Dana Milbank, a columnist for the Washington Post, paid close attention to the press conference. In fact, he went through the transcript and analyzed Christie’s language. The press conference lasted 108 minutes; Christie said some form of “I” or “me” (I, I’m, I’ve, me, myself) 692 times. That’s 6.4 times per minute or a little more than once every ten seconds.
The net result is that Christie comes across as an egomaniac. That may be the case but, generally, you don’t want to come across that way in an important interview. There’s a lot that I like about Governor Christie — he seems to be one of the few politicians in America who can actually pronounce the word “bipartisan”. I hope he can learn to pronounce “we” and “you” as well.
When preparing a speech, I encourage my clients to hand write their notes and scripts. There’s something about handwriting that helps you connect with your thoughts and themes. The technique is especially helpful when preparing slides for a speech. Rather than sitting down at a keyboard, start with a set of yellow sticky notes. Then write down your thoughts — one per page — and arrange the notes on a wall. You’ll think more clearly and connect thoughts more effectively. You’ll also create better slides, with less text and more flow.
I never knew quite why handwriting worked so effectively. I just knew that it did. Then I stumbled across an article by William Klemm in Psychology Today about the importance of writing in cursive (as illustrated above). Klemm argues that learning to write cursive makes kids smarter. When learning cursive, “…the brain develops functional specialization that integrates both sensation, movement control, and thinking. Brain imaging studies reveal that multiple areas of the brain become co-activated during learning of cursive writing of pseudo-letters, as opposed to typing or just visual practice.” It also improves fine motor skills and gets kids to learn to pay attention more effectively.
Similarly, Susanne Baruch Asherson, writing in the New York Times, argues that “Cursive handwriting stimulates brain synapses and synchronicity between the left and right hemispheres, something absent from printing and typing.” Iris Hatfield, writing in New American Cursive, says there are ten reasons to learn cursive. Among them: increased speed, better fine motor skills, better self discipline, and improved self-confidence.
These articles are about teaching cursive to children. Do these benefits apply to adults? I encourage my clients to write drafts of their speeches (or press releases or white papers, etc.) by hand. I think most of them don’t take my advice — it just seems antiquated. But those that do, report positive results. Their communications are simpler and clearer. I also encourage my students to write drafts of their essays by hand. Again, most of them don’t take my advice. But I can generally guess which ones do. They turn in better papers.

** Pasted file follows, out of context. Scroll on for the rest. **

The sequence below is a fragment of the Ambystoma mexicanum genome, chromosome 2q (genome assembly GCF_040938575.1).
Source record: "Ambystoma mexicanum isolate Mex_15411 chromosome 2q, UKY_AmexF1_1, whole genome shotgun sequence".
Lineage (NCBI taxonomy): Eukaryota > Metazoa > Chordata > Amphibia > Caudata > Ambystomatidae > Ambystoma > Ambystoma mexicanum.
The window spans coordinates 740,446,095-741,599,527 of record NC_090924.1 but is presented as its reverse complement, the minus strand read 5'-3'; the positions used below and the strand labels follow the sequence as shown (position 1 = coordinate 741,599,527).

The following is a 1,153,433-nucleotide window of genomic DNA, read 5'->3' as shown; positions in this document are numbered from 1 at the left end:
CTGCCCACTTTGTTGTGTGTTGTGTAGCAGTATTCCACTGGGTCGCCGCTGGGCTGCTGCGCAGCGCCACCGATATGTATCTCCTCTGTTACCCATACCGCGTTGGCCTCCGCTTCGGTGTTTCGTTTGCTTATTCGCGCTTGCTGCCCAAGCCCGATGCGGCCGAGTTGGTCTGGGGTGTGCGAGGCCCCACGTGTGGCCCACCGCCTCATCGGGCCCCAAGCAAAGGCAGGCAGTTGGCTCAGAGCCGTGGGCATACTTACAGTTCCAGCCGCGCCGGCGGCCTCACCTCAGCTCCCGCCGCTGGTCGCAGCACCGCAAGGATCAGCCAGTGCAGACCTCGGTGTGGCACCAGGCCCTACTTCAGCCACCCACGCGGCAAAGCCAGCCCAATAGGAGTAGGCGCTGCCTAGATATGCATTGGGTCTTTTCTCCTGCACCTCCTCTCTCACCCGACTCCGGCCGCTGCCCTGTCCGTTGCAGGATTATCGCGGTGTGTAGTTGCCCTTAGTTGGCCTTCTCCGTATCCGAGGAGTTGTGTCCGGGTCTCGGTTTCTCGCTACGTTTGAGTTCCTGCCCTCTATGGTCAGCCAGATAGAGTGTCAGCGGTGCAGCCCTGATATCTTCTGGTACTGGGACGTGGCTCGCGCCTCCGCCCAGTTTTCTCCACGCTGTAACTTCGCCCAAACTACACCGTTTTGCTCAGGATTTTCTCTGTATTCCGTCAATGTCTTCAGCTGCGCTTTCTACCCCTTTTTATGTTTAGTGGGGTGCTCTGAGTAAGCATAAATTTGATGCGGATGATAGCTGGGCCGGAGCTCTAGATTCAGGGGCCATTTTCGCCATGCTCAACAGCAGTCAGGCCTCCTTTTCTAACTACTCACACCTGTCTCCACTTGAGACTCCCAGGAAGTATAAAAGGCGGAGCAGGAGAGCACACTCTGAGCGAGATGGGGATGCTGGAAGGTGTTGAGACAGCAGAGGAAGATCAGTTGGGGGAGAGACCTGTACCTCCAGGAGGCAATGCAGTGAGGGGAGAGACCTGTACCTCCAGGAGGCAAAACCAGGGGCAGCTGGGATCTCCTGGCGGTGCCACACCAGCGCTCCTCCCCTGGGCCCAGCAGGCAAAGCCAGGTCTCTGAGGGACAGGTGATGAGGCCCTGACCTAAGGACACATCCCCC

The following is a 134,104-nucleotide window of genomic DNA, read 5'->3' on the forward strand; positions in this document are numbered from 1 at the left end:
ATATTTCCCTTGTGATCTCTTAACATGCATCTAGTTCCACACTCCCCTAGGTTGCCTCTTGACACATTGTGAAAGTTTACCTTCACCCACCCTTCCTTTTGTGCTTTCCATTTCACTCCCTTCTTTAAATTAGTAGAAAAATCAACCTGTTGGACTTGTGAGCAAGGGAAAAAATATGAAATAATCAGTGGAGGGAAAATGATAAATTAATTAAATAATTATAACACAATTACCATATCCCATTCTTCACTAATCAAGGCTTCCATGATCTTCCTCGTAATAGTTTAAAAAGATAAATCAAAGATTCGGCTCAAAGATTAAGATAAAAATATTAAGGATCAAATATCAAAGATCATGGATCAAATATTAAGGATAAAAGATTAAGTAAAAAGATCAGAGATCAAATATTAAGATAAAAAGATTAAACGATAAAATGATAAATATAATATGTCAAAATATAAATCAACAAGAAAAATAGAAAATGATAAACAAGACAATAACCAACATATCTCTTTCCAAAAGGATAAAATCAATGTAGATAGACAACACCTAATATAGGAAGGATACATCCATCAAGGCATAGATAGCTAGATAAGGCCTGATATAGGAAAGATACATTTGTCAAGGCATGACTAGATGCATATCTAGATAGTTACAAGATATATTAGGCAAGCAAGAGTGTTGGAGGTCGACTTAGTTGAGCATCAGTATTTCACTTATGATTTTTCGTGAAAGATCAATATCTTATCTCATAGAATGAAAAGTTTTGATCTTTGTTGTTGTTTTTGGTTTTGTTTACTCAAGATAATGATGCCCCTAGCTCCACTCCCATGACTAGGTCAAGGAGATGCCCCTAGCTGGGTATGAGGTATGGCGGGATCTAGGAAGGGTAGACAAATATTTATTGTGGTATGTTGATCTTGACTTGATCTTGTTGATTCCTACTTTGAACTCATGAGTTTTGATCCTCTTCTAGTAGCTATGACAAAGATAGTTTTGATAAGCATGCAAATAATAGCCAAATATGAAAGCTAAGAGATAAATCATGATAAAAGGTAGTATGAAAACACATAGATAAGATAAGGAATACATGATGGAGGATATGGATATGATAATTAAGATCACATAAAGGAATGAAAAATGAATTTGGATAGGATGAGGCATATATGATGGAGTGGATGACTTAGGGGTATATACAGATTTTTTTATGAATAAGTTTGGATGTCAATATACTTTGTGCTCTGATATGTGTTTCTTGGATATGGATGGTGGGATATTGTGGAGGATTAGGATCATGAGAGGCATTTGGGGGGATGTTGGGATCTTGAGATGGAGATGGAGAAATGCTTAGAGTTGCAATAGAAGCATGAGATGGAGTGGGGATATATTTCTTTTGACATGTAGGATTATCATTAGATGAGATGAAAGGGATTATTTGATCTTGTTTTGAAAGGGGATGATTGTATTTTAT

So think about your communications. It’s a complex world and communicating effectively is a fundamental competitive advantage. Give cursive a chance. You may just find that you win more business.
The other day, Suellen and I saw Chip Heath give a presentation on the key messages of his new book, Decisive. Heath is on tour to promote the book and Denver was a well-promoted stop along the way.
I’ve written about the book in recent weeks and plan to write more in the near future. It’s a simple, clear synopsis of recent research on decision-making.
Today, however, I want to focus on Heath’s presentation style – he reminded me of many lessons I’ve learned in public speaking. Here’s a summary.
Establish rapport and credibility – a large audience turned up in Denver and Heath commented on it immediately, saying, “It’s clear that the people of Denver are intellectually curious. In fact, I’d say that they’re four times more curious than people in Austin and eight times more than people in Los Angeles.” It was funny but it was also a nice compliment. We loved him right away. Best of all, it wasn’t canned.
Slides as hooks not as script – Heath used a lot of slides. He advanced to new slides regularly; no slide stayed up for more than a minute or two. Each time he advanced, the audience “refreshed”. Most of his slides had fewer than ten words on them. Many had only an image. Heath told the story; the slides illustrated it. The text on the slides helped you remember the key points; they didn’t steal Heath’s thunder.
Tell a story, not an abstraction – Heath told a lot of good stories about decisions gone right and gone wrong. They were stories about flesh-and-blood people whose experiences illustrated key ideas about decision making. Every now and then, he would state an abstraction to summarize a point. He never said, “the moral of the story is…” but he could have.
Humor — he wasn’t rolling-in-the-aisle funny, but he had a dry, wry sense of humor that helped hold our attention. We paid attention partially because we didn’t want to miss a laugh line.
Parallel construction – Heath’s book has four major messages – the WRAP process. Heath covered all four and each section was structured in exactly the same way. We always knew exactly where we were in the narrative. We never got lost.
Finish early – Heath finished about ten minutes ahead of schedule (at least, ahead of the schedule that I had in mind). Giving 500 busy people ten minutes of their life back is a nice contribution to our mental welfare. We appreciated it.
Practice, practice, practice – it was clear that Heath was a polished presenter and that he had given this presentation before. That didn’t make it boring. Rather, we concluded that he respected us enough to make good use of our time. If he respects us, we can respect him.